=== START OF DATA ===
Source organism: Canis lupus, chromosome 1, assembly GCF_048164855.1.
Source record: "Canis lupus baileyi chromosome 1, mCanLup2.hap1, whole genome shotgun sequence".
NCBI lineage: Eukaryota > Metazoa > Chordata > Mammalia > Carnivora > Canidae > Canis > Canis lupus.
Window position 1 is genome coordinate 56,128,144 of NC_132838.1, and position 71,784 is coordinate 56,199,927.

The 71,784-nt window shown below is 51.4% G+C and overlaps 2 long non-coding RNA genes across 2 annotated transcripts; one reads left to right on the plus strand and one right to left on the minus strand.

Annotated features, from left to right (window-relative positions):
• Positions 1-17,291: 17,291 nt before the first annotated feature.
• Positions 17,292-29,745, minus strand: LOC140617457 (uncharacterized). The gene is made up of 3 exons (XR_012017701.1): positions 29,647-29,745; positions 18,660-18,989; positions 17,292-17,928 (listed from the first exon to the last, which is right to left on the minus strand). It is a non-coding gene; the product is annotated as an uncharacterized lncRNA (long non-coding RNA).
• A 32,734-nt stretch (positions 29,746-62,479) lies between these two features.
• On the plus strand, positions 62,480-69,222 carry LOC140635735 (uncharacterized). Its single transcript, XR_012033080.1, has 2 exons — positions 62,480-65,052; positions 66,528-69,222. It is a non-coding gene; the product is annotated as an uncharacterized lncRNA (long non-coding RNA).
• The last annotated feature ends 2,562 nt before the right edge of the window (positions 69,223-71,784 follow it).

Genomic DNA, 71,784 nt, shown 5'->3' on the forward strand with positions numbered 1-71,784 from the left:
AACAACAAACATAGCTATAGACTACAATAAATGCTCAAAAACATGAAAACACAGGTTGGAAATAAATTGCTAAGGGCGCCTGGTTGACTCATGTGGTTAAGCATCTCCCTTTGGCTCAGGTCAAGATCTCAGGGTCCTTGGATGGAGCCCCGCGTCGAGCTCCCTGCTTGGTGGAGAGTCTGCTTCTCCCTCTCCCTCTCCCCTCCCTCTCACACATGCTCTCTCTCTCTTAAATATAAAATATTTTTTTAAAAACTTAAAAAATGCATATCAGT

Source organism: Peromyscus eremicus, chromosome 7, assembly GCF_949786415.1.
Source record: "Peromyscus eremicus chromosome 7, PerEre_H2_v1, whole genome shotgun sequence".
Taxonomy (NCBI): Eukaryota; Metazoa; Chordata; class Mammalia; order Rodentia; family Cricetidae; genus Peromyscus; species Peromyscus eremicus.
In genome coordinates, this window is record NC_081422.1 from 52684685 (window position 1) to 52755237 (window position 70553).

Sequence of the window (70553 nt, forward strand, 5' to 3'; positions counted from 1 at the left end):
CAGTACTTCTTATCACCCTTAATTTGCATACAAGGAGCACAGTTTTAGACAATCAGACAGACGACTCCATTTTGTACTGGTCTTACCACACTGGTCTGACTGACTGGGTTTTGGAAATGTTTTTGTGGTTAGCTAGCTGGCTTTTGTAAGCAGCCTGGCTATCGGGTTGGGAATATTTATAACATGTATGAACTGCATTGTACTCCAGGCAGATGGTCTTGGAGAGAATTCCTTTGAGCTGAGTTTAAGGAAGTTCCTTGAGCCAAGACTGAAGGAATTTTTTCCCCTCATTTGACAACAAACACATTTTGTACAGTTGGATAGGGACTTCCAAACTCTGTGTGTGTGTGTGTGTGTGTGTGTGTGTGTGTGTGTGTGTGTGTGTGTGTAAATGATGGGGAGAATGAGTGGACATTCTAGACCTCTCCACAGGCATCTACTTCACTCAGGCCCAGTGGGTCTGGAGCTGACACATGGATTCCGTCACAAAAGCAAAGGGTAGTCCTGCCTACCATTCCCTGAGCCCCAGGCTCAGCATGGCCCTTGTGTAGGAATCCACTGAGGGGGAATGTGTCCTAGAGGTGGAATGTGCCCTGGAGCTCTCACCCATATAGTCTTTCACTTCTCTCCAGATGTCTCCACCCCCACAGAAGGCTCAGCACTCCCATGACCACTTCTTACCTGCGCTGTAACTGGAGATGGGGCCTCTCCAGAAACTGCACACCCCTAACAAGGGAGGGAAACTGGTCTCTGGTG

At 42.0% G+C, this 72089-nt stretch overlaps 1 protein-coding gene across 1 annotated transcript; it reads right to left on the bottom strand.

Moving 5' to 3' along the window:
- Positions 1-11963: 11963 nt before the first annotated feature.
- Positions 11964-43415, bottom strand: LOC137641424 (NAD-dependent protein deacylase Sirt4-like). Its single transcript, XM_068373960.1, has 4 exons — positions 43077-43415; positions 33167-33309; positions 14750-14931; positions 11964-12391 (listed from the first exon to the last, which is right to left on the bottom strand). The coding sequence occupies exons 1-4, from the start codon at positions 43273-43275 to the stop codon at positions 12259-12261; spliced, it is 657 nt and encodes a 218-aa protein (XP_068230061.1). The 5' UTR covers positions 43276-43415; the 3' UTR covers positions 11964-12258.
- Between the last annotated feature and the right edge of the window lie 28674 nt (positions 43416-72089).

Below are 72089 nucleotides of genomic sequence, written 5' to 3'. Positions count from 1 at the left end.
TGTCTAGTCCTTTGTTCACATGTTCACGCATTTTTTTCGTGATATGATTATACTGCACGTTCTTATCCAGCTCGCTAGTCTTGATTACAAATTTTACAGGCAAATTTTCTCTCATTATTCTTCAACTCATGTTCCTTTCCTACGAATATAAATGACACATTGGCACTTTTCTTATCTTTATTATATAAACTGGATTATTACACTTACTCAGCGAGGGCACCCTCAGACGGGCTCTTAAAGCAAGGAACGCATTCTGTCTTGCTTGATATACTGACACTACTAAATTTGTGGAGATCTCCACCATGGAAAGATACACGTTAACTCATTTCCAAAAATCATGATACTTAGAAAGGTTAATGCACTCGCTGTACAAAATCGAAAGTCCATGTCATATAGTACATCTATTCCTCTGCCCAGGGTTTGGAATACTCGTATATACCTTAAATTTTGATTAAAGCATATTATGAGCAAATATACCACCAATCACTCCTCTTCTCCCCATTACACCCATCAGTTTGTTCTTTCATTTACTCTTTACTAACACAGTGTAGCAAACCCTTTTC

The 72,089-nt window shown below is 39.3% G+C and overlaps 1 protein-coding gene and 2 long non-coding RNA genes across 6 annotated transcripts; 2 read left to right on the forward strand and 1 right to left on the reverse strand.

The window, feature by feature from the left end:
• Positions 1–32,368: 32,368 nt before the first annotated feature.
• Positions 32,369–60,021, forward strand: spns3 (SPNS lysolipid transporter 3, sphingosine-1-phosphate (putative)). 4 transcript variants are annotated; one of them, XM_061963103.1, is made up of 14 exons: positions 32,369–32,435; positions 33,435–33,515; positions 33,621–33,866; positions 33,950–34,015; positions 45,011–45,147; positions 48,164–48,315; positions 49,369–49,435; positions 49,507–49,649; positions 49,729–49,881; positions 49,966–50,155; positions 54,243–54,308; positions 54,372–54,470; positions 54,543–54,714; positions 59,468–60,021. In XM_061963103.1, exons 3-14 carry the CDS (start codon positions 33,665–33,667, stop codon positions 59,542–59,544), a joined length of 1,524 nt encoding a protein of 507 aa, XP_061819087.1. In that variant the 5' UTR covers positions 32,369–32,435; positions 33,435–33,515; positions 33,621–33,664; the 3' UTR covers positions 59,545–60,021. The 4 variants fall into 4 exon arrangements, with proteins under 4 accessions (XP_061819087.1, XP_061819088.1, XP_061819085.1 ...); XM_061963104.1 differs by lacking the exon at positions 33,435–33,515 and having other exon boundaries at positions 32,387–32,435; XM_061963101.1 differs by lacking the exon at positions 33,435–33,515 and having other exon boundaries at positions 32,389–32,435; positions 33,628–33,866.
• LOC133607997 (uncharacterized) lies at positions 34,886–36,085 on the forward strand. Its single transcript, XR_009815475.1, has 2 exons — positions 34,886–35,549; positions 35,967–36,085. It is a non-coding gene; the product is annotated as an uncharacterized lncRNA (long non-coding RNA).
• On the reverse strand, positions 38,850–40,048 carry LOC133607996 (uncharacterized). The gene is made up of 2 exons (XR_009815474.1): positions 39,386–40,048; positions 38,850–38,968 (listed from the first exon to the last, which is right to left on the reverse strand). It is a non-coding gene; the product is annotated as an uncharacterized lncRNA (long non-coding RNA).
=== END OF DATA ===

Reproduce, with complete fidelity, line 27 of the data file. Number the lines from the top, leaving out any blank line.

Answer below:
The 72,089-nt window shown below is 39.3% G+C and overlaps 1 protein-coding gene and 2 long non-coding RNA genes across 6 annotated transcripts; 2 read left to right on the forward strand and 1 right to left on the reverse strand.